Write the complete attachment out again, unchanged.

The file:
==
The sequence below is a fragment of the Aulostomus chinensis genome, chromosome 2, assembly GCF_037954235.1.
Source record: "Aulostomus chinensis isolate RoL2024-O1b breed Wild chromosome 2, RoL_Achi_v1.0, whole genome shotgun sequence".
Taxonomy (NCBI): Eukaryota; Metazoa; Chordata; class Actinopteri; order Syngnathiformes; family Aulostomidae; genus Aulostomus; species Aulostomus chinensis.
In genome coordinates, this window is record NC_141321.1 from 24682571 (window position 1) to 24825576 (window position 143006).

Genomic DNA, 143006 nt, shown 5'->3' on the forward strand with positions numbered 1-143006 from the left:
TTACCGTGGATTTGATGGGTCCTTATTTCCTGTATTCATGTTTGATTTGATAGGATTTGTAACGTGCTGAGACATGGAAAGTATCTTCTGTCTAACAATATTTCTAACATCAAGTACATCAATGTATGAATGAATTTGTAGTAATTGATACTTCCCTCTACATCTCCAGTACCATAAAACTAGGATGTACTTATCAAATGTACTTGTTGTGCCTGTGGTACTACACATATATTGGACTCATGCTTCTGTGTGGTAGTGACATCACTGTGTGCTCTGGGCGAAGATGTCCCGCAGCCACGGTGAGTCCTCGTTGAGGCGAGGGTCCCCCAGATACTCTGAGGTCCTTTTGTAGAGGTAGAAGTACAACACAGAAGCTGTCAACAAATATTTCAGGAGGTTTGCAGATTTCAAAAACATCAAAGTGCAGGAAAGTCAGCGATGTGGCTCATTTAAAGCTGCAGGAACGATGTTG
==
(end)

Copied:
The sequence below is a fragment of the Aulostomus chinensis genome, chromosome 2, assembly GCF_037954235.1.
Source record: "Aulostomus chinensis isolate RoL2024-O1b breed Wild chromosome 2, RoL_Achi_v1.0, whole genome shotgun sequence".
Taxonomy (NCBI): Eukaryota; Metazoa; Chordata; class Actinopteri; order Syngnathiformes; family Aulostomidae; genus Aulostomus; species Aulostomus chinensis.
In genome coordinates, this window is record NC_141321.1 from 24682571 (window position 1) to 24825576 (window position 143006).

Genomic DNA, 143006 nt, shown 5'->3' on the forward strand with positions numbered 1-143006 from the left:
TTACCGTGGATTTGATGGGTCCTTATTTCCTGTATTCATGTTTGATTTGATAGGATTTGTAACGTGCTGAGACATGGAAAGTATCTTCTGTCTAACAATATTTCTAACATCAAGTACATCAATGTATGAATGAATTTGTAGTAATTGATACTTCCCTCTACATCTCCAGTACCATAAAACTAGGATGTACTTATCAAATGTACTTGTTGTGCCTGTGGTACTACACATATATTGGACTCATGCTTCTGTGTGGTAGTGACATCACTGTGTGCTCTGGGCGAAGATGTCCCGCAGCCACGGTGAGTCCTCGTTGAGGCGAGGGTCCCCCAGATACTCTGAGGTCCTTTTGTAGAGGTAGAAGTACAACACAGAAGCTGTCAACAAATATTTCAGGAGGTTTGCAGATTTCAAAAACATCAAAGTGCAGGAAAGTCAGCGATGTGGCTCATTTAAAGCTGCAGGAACGATGTTG